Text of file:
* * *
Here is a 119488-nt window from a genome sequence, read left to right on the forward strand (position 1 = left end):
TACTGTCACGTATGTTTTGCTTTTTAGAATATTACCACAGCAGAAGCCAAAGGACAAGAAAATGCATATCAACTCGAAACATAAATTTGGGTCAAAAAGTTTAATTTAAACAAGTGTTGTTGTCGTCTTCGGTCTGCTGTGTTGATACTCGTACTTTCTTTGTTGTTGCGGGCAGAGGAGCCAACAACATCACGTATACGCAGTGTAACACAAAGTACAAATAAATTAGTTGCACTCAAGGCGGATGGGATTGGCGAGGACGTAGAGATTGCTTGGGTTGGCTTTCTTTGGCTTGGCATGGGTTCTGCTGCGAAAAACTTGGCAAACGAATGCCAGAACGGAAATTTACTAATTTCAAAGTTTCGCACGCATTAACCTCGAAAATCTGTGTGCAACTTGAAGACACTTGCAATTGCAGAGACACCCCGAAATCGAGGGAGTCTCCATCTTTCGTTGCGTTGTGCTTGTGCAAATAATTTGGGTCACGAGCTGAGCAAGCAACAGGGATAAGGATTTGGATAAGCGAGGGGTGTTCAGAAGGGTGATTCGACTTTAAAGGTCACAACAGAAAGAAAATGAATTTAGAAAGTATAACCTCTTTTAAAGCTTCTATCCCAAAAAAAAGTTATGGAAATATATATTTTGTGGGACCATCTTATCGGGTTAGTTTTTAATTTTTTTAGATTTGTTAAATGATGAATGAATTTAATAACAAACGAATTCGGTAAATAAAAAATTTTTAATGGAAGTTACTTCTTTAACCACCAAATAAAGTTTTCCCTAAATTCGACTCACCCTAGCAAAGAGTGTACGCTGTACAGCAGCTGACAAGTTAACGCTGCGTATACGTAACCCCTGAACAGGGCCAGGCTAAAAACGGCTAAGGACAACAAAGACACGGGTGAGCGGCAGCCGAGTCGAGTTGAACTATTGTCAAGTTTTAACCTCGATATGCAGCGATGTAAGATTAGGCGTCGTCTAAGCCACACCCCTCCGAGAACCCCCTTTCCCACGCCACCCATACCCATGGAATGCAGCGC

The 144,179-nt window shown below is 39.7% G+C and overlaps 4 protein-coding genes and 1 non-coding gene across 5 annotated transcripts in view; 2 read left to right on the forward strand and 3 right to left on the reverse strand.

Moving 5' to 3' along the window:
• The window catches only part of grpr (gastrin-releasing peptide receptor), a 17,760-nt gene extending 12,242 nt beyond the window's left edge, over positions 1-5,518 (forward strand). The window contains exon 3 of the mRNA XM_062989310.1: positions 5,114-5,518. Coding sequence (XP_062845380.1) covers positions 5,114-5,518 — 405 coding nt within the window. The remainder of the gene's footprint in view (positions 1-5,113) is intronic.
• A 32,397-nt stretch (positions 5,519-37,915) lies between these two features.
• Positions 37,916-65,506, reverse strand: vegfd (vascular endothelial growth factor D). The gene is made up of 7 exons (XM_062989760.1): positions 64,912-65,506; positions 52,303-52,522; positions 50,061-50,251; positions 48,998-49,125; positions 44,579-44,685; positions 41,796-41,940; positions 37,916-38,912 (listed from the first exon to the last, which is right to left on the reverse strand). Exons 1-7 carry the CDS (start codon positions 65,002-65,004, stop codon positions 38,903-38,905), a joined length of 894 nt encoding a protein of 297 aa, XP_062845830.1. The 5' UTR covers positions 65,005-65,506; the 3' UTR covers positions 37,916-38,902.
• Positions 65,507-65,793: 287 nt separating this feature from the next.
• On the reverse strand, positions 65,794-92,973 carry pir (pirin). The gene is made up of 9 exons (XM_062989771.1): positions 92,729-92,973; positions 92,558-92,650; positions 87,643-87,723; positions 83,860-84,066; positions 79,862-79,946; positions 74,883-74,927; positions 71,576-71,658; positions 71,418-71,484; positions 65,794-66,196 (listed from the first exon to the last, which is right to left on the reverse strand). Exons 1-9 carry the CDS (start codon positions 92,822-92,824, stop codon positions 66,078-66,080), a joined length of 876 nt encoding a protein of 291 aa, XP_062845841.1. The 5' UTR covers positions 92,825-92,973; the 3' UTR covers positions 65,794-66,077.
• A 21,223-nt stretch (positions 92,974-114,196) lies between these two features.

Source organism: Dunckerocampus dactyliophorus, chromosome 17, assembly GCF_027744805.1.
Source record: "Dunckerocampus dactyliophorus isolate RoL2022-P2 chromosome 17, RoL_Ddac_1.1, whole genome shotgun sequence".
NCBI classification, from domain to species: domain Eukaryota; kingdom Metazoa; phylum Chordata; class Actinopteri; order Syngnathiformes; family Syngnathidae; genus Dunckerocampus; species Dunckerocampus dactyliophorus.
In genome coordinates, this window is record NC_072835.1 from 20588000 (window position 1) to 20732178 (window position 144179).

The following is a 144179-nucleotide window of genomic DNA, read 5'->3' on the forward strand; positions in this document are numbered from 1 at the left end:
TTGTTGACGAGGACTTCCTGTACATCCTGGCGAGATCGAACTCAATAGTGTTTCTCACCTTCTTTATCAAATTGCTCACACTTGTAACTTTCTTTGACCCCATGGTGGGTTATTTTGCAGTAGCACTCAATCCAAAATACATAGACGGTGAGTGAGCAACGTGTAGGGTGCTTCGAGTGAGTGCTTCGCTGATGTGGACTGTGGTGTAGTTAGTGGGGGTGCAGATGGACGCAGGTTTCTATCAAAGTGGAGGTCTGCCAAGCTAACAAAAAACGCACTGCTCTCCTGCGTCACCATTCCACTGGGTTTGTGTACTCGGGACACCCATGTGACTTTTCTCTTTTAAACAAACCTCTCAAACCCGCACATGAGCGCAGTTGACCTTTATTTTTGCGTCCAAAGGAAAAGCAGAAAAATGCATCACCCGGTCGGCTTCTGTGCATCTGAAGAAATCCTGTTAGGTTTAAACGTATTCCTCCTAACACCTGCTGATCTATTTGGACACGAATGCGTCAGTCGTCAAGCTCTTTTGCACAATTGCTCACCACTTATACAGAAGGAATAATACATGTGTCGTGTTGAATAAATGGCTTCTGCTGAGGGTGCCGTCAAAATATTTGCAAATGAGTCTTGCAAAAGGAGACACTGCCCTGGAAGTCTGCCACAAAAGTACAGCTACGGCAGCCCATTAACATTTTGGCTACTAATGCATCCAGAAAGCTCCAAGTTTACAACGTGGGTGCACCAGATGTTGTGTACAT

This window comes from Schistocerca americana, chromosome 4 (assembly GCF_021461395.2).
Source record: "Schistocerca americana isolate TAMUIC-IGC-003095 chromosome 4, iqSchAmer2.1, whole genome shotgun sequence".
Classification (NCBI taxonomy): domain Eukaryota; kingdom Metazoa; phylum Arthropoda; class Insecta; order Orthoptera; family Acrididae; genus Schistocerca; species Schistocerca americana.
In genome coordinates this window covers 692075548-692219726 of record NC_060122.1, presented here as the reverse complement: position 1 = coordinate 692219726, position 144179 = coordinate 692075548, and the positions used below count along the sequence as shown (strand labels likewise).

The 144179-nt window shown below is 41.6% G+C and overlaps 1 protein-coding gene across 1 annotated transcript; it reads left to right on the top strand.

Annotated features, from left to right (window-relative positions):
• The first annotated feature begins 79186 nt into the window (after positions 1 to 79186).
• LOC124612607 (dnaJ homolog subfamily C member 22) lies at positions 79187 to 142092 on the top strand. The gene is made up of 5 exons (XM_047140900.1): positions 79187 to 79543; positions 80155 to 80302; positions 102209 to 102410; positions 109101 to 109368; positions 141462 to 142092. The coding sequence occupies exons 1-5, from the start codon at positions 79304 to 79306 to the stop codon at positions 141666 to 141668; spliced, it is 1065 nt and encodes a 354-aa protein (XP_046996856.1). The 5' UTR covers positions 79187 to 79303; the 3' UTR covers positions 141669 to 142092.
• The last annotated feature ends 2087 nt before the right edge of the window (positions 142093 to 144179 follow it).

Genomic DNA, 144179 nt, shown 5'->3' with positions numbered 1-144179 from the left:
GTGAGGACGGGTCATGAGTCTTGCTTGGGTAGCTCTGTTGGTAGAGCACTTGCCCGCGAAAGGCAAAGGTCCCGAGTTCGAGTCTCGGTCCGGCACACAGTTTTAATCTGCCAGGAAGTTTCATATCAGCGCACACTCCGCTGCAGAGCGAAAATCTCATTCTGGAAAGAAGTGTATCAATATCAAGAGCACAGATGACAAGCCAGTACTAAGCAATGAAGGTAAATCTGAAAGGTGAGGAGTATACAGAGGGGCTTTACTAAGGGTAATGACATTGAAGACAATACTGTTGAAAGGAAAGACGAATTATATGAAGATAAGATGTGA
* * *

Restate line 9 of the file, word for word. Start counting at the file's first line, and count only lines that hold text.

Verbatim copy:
• On the reverse strand, positions 65,794-92,973 carry pir (pirin). The gene is made up of 9 exons (XM_062989771.1): positions 92,729-92,973; positions 92,558-92,650; positions 87,643-87,723; positions 83,860-84,066; positions 79,862-79,946; positions 74,883-74,927; positions 71,576-71,658; positions 71,418-71,484; positions 65,794-66,196 (listed from the first exon to the last, which is right to left on the reverse strand). Exons 1-9 carry the CDS (start codon positions 92,822-92,824, stop codon positions 66,078-66,080), a joined length of 876 nt encoding a protein of 291 aa, XP_062845841.1. The 5' UTR covers positions 92,825-92,973; the 3' UTR covers positions 65,794-66,077.